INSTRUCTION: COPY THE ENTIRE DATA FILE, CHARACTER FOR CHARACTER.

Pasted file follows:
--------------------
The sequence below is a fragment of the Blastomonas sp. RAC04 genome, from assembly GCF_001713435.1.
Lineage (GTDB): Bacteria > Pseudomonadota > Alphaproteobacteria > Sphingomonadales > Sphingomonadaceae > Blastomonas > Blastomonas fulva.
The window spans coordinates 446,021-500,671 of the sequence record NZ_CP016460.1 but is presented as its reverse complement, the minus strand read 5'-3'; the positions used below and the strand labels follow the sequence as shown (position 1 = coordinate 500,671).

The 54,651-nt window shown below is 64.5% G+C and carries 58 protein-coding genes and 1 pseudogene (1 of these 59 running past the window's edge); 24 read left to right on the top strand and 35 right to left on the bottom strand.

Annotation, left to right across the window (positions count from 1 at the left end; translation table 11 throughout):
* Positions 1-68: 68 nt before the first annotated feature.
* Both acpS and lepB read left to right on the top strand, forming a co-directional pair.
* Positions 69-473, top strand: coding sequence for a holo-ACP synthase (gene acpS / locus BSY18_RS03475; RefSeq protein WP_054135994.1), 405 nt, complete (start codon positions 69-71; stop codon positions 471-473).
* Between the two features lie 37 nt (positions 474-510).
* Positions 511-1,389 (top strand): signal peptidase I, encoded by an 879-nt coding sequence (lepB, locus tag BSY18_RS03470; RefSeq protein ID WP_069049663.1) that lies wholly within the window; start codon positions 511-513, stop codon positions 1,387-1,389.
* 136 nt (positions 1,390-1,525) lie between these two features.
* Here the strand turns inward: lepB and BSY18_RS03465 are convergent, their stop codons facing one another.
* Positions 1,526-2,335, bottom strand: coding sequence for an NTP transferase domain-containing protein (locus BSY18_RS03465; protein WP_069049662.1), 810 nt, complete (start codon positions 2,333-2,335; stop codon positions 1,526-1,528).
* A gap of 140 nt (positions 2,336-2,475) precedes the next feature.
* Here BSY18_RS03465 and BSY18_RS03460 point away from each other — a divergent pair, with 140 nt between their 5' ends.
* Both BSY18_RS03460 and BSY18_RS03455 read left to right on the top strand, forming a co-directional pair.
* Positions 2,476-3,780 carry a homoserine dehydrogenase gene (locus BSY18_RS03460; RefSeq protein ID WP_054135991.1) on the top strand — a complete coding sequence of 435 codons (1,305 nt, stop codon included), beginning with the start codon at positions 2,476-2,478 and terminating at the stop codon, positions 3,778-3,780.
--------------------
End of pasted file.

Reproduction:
The sequence below is a fragment of the Blastomonas sp. RAC04 genome, from assembly GCF_001713435.1.
Lineage (GTDB): Bacteria > Pseudomonadota > Alphaproteobacteria > Sphingomonadales > Sphingomonadaceae > Blastomonas > Blastomonas fulva.
The window spans coordinates 446,021-500,671 of the sequence record NZ_CP016460.1 but is presented as its reverse complement, the minus strand read 5'-3'; the positions used below and the strand labels follow the sequence as shown (position 1 = coordinate 500,671).

The 54,651-nt window shown below is 64.5% G+C and carries 58 protein-coding genes and 1 pseudogene (1 of these 59 running past the window's edge); 24 read left to right on the top strand and 35 right to left on the bottom strand.

Annotation, left to right across the window (positions count from 1 at the left end; translation table 11 throughout):
* Positions 1-68: 68 nt before the first annotated feature.
* Both acpS and lepB read left to right on the top strand, forming a co-directional pair.
* Positions 69-473, top strand: coding sequence for a holo-ACP synthase (gene acpS / locus BSY18_RS03475; RefSeq protein WP_054135994.1), 405 nt, complete (start codon positions 69-71; stop codon positions 471-473).
* Between the two features lie 37 nt (positions 474-510).
* Positions 511-1,389 (top strand): signal peptidase I, encoded by an 879-nt coding sequence (lepB, locus tag BSY18_RS03470; RefSeq protein ID WP_069049663.1) that lies wholly within the window; start codon positions 511-513, stop codon positions 1,387-1,389.
* 136 nt (positions 1,390-1,525) lie between these two features.
* Here the strand turns inward: lepB and BSY18_RS03465 are convergent, their stop codons facing one another.
* Positions 1,526-2,335, bottom strand: coding sequence for an NTP transferase domain-containing protein (locus BSY18_RS03465; protein WP_069049662.1), 810 nt, complete (start codon positions 2,333-2,335; stop codon positions 1,526-1,528).
* A gap of 140 nt (positions 2,336-2,475) precedes the next feature.
* Here BSY18_RS03465 and BSY18_RS03460 point away from each other — a divergent pair, with 140 nt between their 5' ends.
* Both BSY18_RS03460 and BSY18_RS03455 read left to right on the top strand, forming a co-directional pair.
* Positions 2,476-3,780 carry a homoserine dehydrogenase gene (locus BSY18_RS03460; RefSeq protein ID WP_054135991.1) on the top strand — a complete coding sequence of 435 codons (1,305 nt, stop codon included), beginning with the start codon at positions 2,476-2,478 and terminating at the stop codon, positions 3,778-3,780.